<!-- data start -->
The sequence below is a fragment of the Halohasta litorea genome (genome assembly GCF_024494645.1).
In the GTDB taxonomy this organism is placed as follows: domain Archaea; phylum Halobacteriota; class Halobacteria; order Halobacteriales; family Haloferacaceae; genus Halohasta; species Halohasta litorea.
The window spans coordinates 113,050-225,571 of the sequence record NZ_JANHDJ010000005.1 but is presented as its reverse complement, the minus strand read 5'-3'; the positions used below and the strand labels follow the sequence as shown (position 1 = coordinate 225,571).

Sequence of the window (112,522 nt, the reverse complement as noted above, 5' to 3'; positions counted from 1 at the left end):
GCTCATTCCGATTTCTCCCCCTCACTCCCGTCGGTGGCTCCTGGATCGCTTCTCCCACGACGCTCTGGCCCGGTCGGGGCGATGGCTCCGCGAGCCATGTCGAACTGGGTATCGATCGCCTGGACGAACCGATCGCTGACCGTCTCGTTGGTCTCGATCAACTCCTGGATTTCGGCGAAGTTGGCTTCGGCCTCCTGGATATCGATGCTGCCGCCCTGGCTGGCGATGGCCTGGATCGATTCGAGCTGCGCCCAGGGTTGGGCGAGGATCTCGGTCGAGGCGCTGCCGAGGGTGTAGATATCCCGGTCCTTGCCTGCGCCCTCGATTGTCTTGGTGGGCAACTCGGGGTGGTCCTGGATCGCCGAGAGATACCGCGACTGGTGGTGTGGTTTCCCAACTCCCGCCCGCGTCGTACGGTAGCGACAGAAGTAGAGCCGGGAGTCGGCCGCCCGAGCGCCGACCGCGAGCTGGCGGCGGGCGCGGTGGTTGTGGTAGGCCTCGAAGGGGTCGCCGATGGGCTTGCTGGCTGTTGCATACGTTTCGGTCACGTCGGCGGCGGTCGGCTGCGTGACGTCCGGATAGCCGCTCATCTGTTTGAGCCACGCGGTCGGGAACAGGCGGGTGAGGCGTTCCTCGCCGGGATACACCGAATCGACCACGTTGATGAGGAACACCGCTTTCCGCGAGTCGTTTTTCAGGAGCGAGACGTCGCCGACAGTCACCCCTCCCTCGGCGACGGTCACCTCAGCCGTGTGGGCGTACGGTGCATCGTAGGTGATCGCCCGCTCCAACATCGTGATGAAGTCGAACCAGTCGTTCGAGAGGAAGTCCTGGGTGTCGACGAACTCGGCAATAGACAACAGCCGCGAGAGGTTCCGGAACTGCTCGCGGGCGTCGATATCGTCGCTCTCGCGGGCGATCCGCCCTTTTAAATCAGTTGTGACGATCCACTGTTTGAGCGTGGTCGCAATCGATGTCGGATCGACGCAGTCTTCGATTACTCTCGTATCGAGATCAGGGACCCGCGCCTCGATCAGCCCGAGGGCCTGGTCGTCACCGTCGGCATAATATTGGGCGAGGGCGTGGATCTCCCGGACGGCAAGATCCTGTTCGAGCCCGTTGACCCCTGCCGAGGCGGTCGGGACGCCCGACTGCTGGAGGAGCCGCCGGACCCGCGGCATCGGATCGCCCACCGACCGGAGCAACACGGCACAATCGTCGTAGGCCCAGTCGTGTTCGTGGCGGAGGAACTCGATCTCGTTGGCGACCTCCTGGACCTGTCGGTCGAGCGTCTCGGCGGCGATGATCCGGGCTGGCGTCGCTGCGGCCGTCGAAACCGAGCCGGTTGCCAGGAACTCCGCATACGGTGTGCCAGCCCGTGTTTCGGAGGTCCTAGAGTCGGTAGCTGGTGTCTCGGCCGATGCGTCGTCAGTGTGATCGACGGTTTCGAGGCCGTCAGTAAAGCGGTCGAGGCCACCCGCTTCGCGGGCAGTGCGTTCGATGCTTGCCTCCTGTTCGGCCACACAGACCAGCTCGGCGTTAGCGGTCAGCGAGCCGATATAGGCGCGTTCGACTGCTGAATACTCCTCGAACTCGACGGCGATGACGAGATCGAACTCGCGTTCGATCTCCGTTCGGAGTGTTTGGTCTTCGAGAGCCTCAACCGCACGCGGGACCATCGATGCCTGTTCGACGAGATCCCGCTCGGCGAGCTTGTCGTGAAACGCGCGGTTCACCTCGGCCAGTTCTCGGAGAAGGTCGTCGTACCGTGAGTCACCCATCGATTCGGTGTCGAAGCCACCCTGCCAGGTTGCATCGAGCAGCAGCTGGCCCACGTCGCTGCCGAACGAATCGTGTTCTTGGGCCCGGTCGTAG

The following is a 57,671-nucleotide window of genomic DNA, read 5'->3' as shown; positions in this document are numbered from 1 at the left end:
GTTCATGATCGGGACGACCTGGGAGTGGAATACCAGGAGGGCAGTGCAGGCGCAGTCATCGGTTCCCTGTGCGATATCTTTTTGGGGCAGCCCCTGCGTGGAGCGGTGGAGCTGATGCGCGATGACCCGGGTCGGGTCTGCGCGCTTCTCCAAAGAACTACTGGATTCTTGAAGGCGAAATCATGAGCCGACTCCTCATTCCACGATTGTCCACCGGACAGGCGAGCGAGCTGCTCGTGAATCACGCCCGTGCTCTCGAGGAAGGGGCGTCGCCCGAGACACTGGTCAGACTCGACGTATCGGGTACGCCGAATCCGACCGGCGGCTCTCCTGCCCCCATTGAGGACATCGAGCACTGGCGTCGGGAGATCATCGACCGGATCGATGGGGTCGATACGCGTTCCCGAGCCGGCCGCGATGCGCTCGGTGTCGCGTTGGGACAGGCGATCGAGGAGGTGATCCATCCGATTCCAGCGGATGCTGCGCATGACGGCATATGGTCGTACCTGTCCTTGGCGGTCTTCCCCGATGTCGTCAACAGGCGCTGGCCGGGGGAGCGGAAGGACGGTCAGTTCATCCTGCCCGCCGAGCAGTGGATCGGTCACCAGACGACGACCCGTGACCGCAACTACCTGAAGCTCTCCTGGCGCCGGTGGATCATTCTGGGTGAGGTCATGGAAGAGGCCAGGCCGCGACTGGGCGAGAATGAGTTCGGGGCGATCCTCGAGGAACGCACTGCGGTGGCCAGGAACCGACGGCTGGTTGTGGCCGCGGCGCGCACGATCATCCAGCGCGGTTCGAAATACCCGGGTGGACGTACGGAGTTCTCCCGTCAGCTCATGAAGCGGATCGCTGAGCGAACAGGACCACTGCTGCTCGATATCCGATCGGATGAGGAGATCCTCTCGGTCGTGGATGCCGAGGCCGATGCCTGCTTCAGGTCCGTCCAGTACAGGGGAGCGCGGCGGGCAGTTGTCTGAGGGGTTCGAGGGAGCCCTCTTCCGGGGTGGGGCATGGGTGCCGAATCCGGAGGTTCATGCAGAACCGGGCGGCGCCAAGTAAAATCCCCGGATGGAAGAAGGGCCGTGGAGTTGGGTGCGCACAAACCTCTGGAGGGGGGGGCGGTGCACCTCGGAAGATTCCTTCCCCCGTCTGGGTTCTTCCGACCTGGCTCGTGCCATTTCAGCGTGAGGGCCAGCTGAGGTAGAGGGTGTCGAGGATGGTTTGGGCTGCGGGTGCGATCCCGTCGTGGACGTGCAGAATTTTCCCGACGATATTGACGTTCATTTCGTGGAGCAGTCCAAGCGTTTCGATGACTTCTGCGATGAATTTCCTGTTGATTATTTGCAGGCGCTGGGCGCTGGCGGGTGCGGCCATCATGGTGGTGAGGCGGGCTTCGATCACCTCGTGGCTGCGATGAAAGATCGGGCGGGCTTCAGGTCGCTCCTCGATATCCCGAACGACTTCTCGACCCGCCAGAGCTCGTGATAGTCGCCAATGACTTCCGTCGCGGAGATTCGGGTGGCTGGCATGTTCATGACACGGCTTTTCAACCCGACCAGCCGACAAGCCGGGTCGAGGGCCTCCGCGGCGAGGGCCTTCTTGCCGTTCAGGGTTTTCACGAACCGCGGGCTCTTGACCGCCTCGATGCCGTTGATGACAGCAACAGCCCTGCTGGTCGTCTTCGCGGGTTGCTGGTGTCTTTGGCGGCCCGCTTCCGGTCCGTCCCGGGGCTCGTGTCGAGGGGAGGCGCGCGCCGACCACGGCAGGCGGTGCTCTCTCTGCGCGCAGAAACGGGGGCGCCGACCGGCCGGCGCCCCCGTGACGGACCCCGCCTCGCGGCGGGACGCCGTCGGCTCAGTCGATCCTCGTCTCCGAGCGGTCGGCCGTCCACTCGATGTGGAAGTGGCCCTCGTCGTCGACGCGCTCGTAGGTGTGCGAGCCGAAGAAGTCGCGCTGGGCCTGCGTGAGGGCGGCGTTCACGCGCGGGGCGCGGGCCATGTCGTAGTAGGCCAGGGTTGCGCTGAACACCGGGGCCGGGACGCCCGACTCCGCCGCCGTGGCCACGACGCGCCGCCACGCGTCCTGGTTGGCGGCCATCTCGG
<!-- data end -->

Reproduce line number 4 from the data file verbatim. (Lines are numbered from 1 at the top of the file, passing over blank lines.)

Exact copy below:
Sequence of the window (112,522 nt, the reverse complement as noted above, 5' to 3'; positions counted from 1 at the left end):